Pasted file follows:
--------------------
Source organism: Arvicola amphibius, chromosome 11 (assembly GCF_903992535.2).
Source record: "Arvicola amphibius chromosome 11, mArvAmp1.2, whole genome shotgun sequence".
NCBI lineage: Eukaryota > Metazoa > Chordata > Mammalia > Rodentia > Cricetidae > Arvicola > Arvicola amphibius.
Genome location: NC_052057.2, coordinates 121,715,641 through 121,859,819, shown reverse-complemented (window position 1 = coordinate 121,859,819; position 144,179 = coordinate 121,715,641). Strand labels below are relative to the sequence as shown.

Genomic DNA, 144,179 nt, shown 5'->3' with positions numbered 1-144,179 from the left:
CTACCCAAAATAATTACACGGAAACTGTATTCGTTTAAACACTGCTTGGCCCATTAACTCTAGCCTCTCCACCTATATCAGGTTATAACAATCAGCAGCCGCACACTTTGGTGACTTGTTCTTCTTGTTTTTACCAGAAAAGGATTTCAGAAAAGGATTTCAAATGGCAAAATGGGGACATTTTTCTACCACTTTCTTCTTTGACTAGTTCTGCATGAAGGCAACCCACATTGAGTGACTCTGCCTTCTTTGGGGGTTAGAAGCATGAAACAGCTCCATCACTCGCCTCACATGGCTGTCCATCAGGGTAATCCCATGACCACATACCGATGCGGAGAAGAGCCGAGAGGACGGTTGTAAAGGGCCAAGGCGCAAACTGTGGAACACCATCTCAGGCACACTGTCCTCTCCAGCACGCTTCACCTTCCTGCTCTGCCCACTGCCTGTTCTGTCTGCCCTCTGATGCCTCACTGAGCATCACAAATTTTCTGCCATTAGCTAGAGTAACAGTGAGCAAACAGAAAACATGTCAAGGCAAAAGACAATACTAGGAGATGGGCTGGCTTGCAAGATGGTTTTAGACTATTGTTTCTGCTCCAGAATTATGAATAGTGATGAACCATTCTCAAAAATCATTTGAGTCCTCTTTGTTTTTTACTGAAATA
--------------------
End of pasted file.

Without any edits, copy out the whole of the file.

Source organism: Arvicola amphibius, chromosome 11 (assembly GCF_903992535.2).
Source record: "Arvicola amphibius chromosome 11, mArvAmp1.2, whole genome shotgun sequence".
NCBI lineage: Eukaryota > Metazoa > Chordata > Mammalia > Rodentia > Cricetidae > Arvicola > Arvicola amphibius.
Genome location: NC_052057.2, coordinates 121,715,641 through 121,859,819, shown reverse-complemented (window position 1 = coordinate 121,859,819; position 144,179 = coordinate 121,715,641). Strand labels below are relative to the sequence as shown.

Genomic DNA, 144,179 nt, shown 5'->3' with positions numbered 1-144,179 from the left:
CTACCCAAAATAATTACACGGAAACTGTATTCGTTTAAACACTGCTTGGCCCATTAACTCTAGCCTCTCCACCTATATCAGGTTATAACAATCAGCAGCCGCACACTTTGGTGACTTGTTCTTCTTGTTTTTACCAGAAAAGGATTTCAGAAAAGGATTTCAAATGGCAAAATGGGGACATTTTTCTACCACTTTCTTCTTTGACTAGTTCTGCATGAAGGCAACCCACATTGAGTGACTCTGCCTTCTTTGGGGGTTAGAAGCATGAAACAGCTCCATCACTCGCCTCACATGGCTGTCCATCAGGGTAATCCCATGACCACATACCGATGCGGAGAAGAGCCGAGAGGACGGTTGTAAAGGGCCAAGGCGCAAACTGTGGAACACCATCTCAGGCACACTGTCCTCTCCAGCACGCTTCACCTTCCTGCTCTGCCCACTGCCTGTTCTGTCTGCCCTCTGATGCCTCACTGAGCATCACAAATTTTCTGCCATTAGCTAGAGTAACAGTGAGCAAACAGAAAACATGTCAAGGCAAAAGACAATACTAGGAGATGGGCTGGCTTGCAAGATGGTTTTAGACTATTGTTTCTGCTCCAGAATTATGAATAGTGATGAACCATTCTCAAAAATCATTTGAGTCCTCTTTGTTTTTTACTGAAATA